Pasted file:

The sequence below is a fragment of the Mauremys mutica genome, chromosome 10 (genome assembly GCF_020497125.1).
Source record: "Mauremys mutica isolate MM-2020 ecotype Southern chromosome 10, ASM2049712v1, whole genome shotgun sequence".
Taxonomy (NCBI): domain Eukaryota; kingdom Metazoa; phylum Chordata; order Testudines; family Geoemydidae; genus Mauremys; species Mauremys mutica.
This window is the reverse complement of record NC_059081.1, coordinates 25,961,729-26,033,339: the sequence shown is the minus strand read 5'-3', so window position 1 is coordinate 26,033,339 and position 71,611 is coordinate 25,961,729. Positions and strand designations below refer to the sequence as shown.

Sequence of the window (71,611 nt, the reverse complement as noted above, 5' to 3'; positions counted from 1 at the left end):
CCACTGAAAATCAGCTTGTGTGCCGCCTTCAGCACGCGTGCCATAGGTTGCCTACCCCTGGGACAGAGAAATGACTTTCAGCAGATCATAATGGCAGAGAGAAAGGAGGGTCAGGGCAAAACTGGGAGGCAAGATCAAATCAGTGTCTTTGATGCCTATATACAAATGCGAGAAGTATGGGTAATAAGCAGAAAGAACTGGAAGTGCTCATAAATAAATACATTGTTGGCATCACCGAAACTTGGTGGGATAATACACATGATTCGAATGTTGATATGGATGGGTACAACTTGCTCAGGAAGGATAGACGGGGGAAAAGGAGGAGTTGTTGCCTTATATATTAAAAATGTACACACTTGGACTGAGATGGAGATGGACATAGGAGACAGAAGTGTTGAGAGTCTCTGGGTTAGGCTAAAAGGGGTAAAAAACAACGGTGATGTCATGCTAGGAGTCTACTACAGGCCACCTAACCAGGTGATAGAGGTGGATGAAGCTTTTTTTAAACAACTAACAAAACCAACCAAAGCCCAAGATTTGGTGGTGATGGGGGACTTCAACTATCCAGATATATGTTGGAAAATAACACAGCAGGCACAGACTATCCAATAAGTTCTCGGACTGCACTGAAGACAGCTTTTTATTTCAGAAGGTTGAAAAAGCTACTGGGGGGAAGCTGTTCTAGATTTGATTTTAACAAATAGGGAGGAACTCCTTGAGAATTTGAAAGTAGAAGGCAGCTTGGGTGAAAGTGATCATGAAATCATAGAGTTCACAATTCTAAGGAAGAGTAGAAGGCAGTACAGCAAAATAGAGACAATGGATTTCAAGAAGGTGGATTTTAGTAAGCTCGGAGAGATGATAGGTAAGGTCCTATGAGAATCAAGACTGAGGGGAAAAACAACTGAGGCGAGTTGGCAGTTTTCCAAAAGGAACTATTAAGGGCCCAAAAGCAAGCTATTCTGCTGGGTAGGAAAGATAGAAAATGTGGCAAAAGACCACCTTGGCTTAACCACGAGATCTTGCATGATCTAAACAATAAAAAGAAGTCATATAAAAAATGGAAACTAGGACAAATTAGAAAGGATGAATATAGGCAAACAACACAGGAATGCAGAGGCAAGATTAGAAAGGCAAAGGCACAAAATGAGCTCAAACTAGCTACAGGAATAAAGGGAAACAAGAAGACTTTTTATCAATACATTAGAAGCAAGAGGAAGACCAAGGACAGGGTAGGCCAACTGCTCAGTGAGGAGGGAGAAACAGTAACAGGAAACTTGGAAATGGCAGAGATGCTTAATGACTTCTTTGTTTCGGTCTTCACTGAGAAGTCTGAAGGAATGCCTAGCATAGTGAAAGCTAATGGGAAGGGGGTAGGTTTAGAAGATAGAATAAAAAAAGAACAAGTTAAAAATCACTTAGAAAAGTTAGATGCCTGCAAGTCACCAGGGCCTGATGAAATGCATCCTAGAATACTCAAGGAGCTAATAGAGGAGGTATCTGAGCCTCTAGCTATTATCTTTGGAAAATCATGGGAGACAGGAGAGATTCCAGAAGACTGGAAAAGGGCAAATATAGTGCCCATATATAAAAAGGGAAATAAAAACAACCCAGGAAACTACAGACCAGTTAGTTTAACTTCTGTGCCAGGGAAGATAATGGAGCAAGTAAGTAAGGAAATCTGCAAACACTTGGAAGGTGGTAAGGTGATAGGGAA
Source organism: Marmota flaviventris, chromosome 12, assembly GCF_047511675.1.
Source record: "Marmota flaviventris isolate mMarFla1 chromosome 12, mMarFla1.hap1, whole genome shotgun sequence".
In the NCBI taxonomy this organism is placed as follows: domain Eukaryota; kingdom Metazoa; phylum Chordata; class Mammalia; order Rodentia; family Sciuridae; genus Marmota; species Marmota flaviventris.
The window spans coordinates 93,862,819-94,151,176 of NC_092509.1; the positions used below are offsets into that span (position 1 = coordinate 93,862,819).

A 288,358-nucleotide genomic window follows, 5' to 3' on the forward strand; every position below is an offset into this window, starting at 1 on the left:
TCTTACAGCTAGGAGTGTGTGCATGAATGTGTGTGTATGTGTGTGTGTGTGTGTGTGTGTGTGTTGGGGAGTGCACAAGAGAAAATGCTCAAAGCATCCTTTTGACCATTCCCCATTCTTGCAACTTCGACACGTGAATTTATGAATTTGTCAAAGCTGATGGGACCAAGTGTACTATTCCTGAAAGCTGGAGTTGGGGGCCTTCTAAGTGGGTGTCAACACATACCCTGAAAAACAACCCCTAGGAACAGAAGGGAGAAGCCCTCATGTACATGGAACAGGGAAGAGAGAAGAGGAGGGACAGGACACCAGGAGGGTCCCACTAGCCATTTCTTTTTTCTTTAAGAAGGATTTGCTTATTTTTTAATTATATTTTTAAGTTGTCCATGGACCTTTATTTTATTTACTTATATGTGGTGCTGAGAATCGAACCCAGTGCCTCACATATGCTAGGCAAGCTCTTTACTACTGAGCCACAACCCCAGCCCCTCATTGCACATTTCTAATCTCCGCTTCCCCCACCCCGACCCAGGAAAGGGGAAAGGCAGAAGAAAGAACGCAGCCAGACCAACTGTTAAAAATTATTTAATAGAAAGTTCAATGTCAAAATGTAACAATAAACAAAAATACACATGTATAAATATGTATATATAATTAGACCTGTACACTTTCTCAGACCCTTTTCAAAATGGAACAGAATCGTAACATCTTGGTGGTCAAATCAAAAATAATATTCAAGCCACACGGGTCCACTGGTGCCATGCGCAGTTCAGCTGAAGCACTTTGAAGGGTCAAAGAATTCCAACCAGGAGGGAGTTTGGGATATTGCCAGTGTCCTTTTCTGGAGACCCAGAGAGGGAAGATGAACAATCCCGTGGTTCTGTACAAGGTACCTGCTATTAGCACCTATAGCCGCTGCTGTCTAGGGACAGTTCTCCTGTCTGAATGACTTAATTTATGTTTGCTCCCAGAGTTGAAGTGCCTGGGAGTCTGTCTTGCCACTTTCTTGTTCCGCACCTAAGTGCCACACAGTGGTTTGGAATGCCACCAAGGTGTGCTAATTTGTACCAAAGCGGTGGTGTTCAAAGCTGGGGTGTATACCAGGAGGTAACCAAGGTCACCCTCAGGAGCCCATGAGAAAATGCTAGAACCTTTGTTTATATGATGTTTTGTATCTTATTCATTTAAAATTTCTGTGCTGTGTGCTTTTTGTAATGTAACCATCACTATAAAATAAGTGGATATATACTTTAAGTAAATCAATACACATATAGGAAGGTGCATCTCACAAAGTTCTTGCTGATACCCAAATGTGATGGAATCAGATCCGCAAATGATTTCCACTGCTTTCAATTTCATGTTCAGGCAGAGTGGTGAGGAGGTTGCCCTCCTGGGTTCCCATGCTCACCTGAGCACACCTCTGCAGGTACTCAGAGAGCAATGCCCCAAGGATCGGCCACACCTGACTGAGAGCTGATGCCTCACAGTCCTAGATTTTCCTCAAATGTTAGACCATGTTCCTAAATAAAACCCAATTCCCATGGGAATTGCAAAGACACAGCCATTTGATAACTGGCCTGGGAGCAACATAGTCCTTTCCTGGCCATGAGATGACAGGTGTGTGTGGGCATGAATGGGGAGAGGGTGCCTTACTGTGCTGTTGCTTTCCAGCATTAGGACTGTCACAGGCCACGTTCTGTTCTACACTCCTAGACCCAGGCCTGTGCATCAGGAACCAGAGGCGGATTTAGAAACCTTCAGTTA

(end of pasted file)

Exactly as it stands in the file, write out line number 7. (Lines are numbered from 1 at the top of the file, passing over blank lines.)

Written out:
Source organism: Marmota flaviventris, chromosome 12, assembly GCF_047511675.1.